Case Studies On Postpartum Depression

Case Studies On Postpartum Depression-56
Her and her husband Yao, who is Chinese-American both worked full-time until Sudi became pregnant with their second child, Emma. Sudi first pregnancy went smoothly and she experienced no complications.

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Other hormonal factors such as estrogen levels which decrease significantly in the postpartum period and regulate mood, memory, and cognition and brain function has been thought to play a major role in the onset of PPD.

“The specific effects are best characterized in the dopamine system where estrogen increases dopamine turnover through the regulation of tyrosine hydroxylase, degradative enzymes, and turnover dopaminergic receptors” (Leopold & Zoschnick, 1995, n.p.).

The DSM-IV added “the modifier “With Postpartum Onset” to describe episodes of Major Depressive Disorder, Bipolar I or II Disorder and Brief Psychotic Disorder with onset within 4 weeks after childbirth” (Korstein, 2010, p. The upcoming edition of the DSM-V proposed an extension of the postpartum onset specifier to 6 months.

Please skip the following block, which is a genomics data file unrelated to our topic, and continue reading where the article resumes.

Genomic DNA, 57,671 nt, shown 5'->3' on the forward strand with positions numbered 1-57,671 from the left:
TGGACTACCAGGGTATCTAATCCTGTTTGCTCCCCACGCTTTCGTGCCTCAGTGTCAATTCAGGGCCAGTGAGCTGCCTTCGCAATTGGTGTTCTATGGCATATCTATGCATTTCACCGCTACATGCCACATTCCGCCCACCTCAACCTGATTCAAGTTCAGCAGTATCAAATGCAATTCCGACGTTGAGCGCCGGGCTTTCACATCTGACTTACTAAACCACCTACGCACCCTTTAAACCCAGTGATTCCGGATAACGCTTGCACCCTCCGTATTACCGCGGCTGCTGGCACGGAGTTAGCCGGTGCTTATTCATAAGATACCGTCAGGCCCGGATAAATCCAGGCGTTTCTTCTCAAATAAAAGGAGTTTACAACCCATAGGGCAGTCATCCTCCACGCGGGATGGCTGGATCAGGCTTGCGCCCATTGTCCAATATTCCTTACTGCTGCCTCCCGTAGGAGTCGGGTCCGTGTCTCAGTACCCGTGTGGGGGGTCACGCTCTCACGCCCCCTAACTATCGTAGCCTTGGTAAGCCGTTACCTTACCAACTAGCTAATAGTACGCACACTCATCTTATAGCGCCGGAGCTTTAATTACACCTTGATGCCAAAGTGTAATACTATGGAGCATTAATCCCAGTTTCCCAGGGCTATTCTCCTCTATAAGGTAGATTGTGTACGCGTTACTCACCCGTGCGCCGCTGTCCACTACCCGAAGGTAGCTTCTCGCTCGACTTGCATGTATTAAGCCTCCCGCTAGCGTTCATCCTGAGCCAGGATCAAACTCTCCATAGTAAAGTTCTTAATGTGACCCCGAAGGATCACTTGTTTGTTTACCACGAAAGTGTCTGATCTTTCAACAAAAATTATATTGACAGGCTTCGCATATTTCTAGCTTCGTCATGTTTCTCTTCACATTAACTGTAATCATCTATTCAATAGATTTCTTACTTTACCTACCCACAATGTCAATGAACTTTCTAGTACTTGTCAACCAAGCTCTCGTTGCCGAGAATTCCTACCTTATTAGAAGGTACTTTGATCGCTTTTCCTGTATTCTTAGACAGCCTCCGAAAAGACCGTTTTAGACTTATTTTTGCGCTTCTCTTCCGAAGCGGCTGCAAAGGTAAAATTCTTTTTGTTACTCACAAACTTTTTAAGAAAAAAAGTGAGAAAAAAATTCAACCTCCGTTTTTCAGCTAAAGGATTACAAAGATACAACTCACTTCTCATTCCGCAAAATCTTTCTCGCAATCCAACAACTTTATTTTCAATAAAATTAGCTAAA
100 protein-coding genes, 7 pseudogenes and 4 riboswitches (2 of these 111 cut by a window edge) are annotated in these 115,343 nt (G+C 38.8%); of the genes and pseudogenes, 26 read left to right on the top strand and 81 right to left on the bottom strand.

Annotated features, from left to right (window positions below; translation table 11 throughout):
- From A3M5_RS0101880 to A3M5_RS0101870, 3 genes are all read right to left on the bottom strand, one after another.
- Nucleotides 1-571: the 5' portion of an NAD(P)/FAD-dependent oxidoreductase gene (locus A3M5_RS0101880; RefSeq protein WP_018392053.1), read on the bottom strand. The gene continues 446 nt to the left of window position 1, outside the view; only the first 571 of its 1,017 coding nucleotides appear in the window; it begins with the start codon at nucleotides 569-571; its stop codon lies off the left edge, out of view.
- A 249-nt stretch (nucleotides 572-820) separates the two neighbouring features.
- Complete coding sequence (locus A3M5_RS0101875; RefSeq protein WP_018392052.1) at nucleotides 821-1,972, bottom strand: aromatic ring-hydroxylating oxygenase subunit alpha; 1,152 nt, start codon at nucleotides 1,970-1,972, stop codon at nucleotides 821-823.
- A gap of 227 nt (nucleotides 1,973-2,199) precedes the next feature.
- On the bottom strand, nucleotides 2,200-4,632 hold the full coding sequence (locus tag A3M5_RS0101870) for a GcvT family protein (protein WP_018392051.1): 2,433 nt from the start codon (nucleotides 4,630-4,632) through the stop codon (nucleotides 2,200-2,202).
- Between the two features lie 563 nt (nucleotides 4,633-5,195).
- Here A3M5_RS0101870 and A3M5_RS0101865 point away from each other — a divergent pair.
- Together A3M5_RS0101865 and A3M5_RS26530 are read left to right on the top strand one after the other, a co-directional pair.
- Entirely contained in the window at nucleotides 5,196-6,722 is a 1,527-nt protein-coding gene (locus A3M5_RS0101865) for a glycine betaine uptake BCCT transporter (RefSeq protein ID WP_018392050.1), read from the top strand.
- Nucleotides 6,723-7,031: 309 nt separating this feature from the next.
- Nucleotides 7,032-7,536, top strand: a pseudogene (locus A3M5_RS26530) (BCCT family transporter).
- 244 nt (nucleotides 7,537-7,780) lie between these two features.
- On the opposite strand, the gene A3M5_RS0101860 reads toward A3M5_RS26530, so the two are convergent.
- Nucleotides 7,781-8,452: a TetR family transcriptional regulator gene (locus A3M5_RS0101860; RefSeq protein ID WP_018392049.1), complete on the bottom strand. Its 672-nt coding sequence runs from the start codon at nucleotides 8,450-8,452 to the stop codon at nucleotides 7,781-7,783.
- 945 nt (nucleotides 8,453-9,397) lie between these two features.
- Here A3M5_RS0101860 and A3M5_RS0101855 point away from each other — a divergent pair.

“If included, this would help increase access to insurance coverage to mental health services in pregnancy and postpartum.

“More than 60% of women have an onset of symptoms within the first 6 weeks postpartum, providing primary care physicians with the perfect opportunity for diagnosis” (Leopold & Zoschnick, 1995, n.p. “Multiple investigations into the etiology of postpartum depression have not reached a consensus” (Leopold & Zoschnick, 1995), hence the inclusion of it in the DSM-IV as separate category diagnostically different from Major Depression.

Biological theories suggest that deregulation of the neurotransmitters serotonin and norepinephrine, epinephrine, and dopamine serve as the origin of PPD.

Onset can be dramatic and abrupt and can begin within 2 to 4 weeks postpartum or as early as 2 to 3 days.

Early symptoms include restlessness, irritability and insomnia.

Prior to this, no gender discussion had been included in the DSM, however, “with each edition, of the DSM, there has been greater attention paid to gender issues” (Kornstein, 2010, p. The DSM III eliminated this diagnosis due to lack of evidence that PPS was a distinct entity.

With the media attention being given to women who carried out infanticide and/or suicide during the postpartum period the necessity of inclusion of a disorder during the postpartum period became vital.


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